To make things worse, Stockton, has borrowed even more money to pursue unsustainable expansion. In 2008-2009, Stockton borrowed $225 million. This was spent on a luxury $65 million college center building, $39.5 million for a new science building, $49 million for new dorms to house 380 students ($139,000 per student), $36 million to buy and renovate a nearby hotel and golf course (later sold for a loss), and millions more for projects all over South Jersey that did little or nothing to benefit students. A few years later, Stockton borrowed more to build a second science center for $33.2 million, more classrooms for $15.2 million and plush new offices for top administrators. In 2018, Stockton borrowed roughly $176 million to build a new campus in Atlantic City. To pay these debts, Stockton must attract more students, paying higher tuitions, funded by more debt.
In short, Stockton is part of a new student loan bubble that is very similar to the junk mortgage bubble that caused the world-wide financial collapse of 2008.
All this is very bad for students, their families, and the country. However, this is very good for Stockton’s administrators, employees, and unions.
It is also good for New Jersey’s pay-to-play politicians. Stockton’s massive borrowing and spending puts huge amounts of money into their biggest campaign donors. This includes Wall Street banks, consultants, and other insiders who package and sell the loans. This also includes politically connected architects, engineers, and lobbyists who design and market the projects. And the big contractors and unions who build them.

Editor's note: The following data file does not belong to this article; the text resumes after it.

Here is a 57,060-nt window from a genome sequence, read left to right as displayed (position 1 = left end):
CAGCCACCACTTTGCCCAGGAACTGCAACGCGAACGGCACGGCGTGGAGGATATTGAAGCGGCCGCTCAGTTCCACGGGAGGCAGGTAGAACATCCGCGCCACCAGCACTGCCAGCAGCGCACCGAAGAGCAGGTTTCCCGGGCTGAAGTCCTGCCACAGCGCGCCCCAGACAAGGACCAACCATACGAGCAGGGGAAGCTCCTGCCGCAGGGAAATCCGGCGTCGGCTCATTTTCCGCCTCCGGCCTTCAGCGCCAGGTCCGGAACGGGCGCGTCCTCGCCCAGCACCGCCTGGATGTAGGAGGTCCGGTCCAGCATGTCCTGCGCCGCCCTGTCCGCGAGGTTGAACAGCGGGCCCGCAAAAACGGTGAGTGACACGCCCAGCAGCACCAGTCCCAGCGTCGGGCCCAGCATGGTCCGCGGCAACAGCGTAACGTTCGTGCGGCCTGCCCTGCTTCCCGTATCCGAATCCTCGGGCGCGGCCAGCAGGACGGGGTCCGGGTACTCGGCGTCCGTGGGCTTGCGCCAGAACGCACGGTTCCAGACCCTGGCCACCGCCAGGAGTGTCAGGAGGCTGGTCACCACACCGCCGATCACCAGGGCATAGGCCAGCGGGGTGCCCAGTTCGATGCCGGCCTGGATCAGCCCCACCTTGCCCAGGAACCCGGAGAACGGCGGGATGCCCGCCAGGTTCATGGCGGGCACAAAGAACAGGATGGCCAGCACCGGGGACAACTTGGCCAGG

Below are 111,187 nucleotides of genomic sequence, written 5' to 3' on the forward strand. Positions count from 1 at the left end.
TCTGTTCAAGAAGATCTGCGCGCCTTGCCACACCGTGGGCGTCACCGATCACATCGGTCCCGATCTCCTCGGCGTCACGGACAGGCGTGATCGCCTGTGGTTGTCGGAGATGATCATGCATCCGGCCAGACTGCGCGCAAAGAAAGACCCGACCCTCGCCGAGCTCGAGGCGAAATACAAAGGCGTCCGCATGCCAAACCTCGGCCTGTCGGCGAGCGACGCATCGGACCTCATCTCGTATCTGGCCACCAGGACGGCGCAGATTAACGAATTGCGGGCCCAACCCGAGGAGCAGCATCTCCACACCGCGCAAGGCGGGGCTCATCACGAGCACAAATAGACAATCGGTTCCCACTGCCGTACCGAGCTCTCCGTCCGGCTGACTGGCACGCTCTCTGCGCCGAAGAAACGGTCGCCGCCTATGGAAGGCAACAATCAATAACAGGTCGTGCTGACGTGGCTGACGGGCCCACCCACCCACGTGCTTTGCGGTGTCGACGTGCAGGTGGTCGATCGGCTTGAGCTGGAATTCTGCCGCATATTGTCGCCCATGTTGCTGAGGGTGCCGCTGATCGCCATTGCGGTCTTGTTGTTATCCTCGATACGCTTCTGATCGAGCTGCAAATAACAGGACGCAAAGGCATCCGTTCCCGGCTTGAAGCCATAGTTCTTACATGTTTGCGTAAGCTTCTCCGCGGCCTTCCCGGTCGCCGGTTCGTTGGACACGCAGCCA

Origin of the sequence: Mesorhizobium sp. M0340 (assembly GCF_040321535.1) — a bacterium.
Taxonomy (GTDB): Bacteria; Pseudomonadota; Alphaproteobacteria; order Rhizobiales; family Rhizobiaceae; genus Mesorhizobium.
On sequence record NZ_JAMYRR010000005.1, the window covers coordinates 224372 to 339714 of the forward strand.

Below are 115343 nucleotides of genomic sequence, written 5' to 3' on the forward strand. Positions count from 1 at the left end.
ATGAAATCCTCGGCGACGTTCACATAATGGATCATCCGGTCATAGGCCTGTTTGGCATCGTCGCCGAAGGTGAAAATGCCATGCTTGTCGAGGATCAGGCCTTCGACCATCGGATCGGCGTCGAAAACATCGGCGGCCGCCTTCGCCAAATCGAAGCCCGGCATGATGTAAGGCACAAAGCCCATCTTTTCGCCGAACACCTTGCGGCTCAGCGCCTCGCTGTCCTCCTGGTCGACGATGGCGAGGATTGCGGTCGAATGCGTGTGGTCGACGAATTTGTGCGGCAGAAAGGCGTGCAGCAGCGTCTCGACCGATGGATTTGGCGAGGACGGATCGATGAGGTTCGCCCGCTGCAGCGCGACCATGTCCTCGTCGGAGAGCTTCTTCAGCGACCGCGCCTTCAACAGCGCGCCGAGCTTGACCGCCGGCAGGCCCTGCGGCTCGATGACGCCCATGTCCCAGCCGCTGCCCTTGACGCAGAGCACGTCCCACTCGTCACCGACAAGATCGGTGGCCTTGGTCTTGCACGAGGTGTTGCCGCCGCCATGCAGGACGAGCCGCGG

Stockton’s “political engagement” does more than advance a hate-America, hate-Israel “woke” political agenda. By helping powerful Democrats get elected and re-elected, Stockton administrators and professors also buy themselves protection from being held accountable for their excessive salaries and spending, mismanagement, favoritism, bias, and other abuse.
Stockton University helps Democrat Governor Murphy and his majority in the Legislature in many other ways. Its “political engagement” of indoctrinated students and other programs give them votes, volunteers, and research, including free public opinion polls. It gives them fake symposiums and awards ceremonies to give them good publicity. And of course, it ruthlessly eliminates or silences any faculty member, staff, or student who opposes them. I saw that several years ago when the Democratic Club invited me to give a non-political, historical presentation at a routine event. Two days before the event, the administration was informed that LibertyAndProsperity.com opposed a ballot question to approve the borrowing of more money for state colleges. The student leaders who invited me were warned that it was “not in their best interest” to invite me, and they promptly cancelled the event.
What can we do?
First: Recognize that Stockton University is a big problem. We need to speak out about it. We need to share messages like this by clicking social media icons below, and using these facts to compose and submit your own letters to the editor of local print and online newspapers.
Second: Stop paying to send our children and grandchildren there. If they have no choice, we must help them minimize their time there by using community colleges for the first two years. Then help them carefully choose and schedule courses that guarantee graduation within two years.
Third: Support candidates willing and able to choke off the massive amounts of federal and state tax dollars that are feeding colleges like Stockton. Demand that they end student loan and aid programs that enable Stockton’s outrageously high tuitions and fees.
Fourth: Demand changes in laws and policies on hiring by state, county, and local governments, libraries, and other institutions. Let them hire qualified people without college degrees, if those degrees have nothing to do with job performance.
Fifth: Let colleges like Stockton with unsustainable debts and expenses fail, and be replaced by new institutions.
The sooner we act, the better. The longer we delay, the worse things will get.